Improving the science of forecasting tornadoes can not solve all of the issues. We may not ever be able to tell you with 100 percent certainty that your house will be hit by a violent tornado at 1:42 pm. But it is easy to say that your survival chances in any mobile home are significantly reduced. That is the one thing that is predictable.

The information is out there. And it needs to get to the right ears, or eyes.

Saturday, March 3, 2012

From near the hot seat

I was job shadowing. I went to bed last evening after having seen the model forecasts for the outbreak. They were convincing with the usual caveats. It was a fairly large Moderate Risk but I figured that when I awoke the High Risk would be issued and it was. The environment was favorable for a significant severe event.

The whole point of job shadowing (for me) is to prepare for the upcoming Hazardous Weather Testbed Experimental Forecasting Program. We will be replicating, to some extent, the forecast process for defining the threat of severe weather probabilistically. So it is very helpful to watch the forecast team execute on big days.

The forecast environment was great for supercells. High bulk wind shear, deep and low. Storm relative helicity was, at least for the models, in a favorable range for tornadoes. Observed wind profiles from the radar (VAD) were favorable ... even at 9am when the first watch was being considered in what look liked elevated run-of-the-mill storms in an uncapped, warm advection regime. And within 20 minutes the first TOR warning was issued and within the hour the first tornado emergency went out for north of Huntsville, AL. That was the big hint of the day ... its going to be big. And the atmosphere had no plans on being subtle.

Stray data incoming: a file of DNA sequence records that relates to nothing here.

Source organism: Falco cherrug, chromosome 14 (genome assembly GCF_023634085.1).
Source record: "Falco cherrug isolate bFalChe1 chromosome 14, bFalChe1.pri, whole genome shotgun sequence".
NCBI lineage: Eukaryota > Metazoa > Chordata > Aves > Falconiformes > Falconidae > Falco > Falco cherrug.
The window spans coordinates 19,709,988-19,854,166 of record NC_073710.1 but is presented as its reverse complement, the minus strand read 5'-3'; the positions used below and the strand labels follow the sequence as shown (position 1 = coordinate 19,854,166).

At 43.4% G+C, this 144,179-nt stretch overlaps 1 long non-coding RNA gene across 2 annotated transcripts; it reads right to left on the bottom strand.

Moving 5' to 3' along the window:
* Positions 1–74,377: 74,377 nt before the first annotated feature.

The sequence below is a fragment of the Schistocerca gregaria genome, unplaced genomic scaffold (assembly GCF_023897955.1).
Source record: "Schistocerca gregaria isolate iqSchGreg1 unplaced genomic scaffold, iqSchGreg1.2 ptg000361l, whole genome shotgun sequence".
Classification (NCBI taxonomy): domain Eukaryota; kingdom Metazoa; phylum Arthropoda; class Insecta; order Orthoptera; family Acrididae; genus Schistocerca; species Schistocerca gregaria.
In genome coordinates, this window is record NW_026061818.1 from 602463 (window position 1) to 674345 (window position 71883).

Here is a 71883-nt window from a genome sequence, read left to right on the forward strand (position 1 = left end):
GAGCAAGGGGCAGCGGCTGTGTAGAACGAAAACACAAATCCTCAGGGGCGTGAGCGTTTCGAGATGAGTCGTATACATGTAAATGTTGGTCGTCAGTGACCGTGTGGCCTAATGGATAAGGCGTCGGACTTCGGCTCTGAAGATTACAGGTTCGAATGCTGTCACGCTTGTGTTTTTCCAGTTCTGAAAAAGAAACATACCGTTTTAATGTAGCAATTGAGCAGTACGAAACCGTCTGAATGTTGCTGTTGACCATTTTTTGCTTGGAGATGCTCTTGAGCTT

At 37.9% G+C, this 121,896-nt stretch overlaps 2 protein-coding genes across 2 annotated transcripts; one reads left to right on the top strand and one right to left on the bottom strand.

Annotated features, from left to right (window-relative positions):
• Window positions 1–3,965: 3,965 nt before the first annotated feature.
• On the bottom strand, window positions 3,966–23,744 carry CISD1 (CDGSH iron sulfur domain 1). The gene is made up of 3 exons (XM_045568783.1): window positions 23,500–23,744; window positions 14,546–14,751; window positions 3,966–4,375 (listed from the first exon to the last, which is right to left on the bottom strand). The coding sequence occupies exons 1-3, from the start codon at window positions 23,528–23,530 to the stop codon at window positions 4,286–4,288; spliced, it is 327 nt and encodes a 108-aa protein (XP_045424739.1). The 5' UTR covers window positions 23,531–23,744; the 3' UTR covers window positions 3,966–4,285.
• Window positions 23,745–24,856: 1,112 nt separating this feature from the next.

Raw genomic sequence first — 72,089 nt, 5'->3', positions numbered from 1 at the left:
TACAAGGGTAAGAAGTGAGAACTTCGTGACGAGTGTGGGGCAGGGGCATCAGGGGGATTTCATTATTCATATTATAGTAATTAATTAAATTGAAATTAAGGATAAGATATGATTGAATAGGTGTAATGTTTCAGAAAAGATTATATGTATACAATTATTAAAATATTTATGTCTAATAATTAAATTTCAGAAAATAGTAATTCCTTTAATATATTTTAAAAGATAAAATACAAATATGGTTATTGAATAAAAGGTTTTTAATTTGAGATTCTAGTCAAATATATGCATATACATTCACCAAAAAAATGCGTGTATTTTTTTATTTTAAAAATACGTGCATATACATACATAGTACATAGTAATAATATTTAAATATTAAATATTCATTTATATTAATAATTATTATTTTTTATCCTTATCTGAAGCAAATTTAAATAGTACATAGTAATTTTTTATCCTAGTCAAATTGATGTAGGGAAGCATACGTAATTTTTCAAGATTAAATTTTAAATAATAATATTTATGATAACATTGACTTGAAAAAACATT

The forecast process was quickly shuffled to the team and products were being disseminated for nearly the entire shift. If it wasn't an Discussion going out it was a Watch. It wasn't stressful but I am pretty sure that it wasn't until an hour and a half before shift ended that everything that needed to be covered in a watch or MD was least for now. Even when shift ended storms that had done nothing for the last hour (no warnings and seemingly, benign severe wise, started producing tornadoes in southern AL.

We were busy doing surface analysis from AR to SC and MI to FL to keep track of the evolution of the warm sector, looking at any number of supercells producing the latest nasty looking circulation or debris ball. We watched a supercell pair wreak havoc for quite a while.

I think what was disorienting for me was that I never had a clear picture of what the radar would look like from a forecasting perspective. The scenario of supercells and line segments was evident but before I could form any conceptual model of the outbreak we had storms all over the place. It was the sheer size of the areas being considered and the ongoing nature of the threat that was distracting because I am not used to that. I am not a forecaster as much as a researcher. I simply lack that experience.

As soon as shift started Corey said to me: "Its all about boxology." meaning that today was all about planning for non-stop watch issuance (this is something I am realizing now even though I thought I understood then), planning for when and how the outbreak would start and evolve, respectively, and planning for the size of Watches so that you capture what you need to capture and give yourself time to draw up the next one in between coordination calls. And when I think about it now, that process was smooth, exacting, purposeful and skillful. They make it look easy but it takes quite a lot of experience and skill to pull that off.

The Huntsville storms were of concern only 45 minutes into shift. FYI: Famous last words always start with "I think you have at least 2 hours to get setup". That was watch 1 and within the next hour the next watch was out. Then storms started going on the dryline in MO. So that meant it was time for watch 3 to be drawn up, coordinated and issued around 1600 UTC (all times approximate). By 1730 UTC the MO storms had supercell characteristics.

The next wave hit in LA by 1830 UTC but these were not doing much but were along a cloud line feature that connected to the de-evolving threat from Huntsville area to Greer earlier. We expected this to change as the storms in MS and AL initiated seemingly anywhere north of the cloud line. So we had nearly 4 areas going strong and the next watch was out by 1930 UTC and another shortly thereafter.